The Competition Authority has ruled that Dublin's Poolbeg Incinerator project is not in breach of competition law.
The authority rejected complaints by private waste companies that Dublin City Council's commitment to supply the facility amounted to an abuse of a dominant position.
The Irish Waste Management Association, which lodged the complaint, said it will be seeking a meeting with the authority about its ruling.
The IWMA represents around 90% of Irish private waste collectors, including commercial landfill operators and waste collection companies.
The decision has been welcomed by Dublin City Council which said the IWMA had been trying to stop one of the most innovative waste management systems in Europe.
The council said the ruling states the contract did not 'breach competition law' and it has expressed delight at what Seamus Lyons, Dublin's Assistant City Manager, described as 'the rejection... of all complaints'.
Many of the IWMA complaints centred on the put or pay clause by which Dublin City Council guarantees to provide 320,000 tonnes of waste a year to the company that will operate the plant.
The authority rejected its complaints that this clause amounted to price fixing.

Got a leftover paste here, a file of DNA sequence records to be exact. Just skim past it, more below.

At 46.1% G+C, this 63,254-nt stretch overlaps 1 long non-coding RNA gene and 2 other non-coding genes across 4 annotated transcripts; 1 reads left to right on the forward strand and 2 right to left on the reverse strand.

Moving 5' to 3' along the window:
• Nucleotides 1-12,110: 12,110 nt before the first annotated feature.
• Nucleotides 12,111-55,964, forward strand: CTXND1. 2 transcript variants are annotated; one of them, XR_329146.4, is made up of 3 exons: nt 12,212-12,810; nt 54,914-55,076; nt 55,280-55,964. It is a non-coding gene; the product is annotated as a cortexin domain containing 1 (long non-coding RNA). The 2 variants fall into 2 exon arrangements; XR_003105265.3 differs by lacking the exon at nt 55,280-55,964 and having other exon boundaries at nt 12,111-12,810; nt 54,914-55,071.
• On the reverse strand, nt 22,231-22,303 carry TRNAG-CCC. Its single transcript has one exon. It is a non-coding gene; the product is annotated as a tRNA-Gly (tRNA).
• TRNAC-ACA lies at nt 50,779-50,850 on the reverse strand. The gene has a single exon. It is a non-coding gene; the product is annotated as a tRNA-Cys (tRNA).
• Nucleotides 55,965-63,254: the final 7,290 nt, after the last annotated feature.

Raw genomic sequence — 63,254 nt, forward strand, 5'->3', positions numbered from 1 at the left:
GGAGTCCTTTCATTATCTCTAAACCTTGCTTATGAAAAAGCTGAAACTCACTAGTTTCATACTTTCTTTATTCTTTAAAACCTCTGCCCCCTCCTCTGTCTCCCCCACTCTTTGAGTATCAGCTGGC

A spokesman for the IWMA said that the authority had rejected some of the complaints as premature and that others had been superseded by the High Court which ruled that the council could not direct waste to a particular facility.
And he said the IWMA is taking a complaint to EU on the basis that the put or pay clause amounted to state aid.
The IWMA said the CA found 'there may be future anti-competitive threats' associated with the Poolbeg facility and that 'these may be addressed' at a later date.
The IWMA adds it is continuing to examine the judgment and will be taking-up an invitation to meet with the Authority, in particular over statements that in certain areas the CA did not have enough information.
In the short-term, the Competition Authority decision is significant as the statutory agency had the powers to initiate a full investigation into the contract - raising the possibility that it could lead to a renegotiation of its terms.
Currently, the only outstanding requirement for Poolbeg is to secure a foreshore licence - something which is under the control of the Department of the Environment.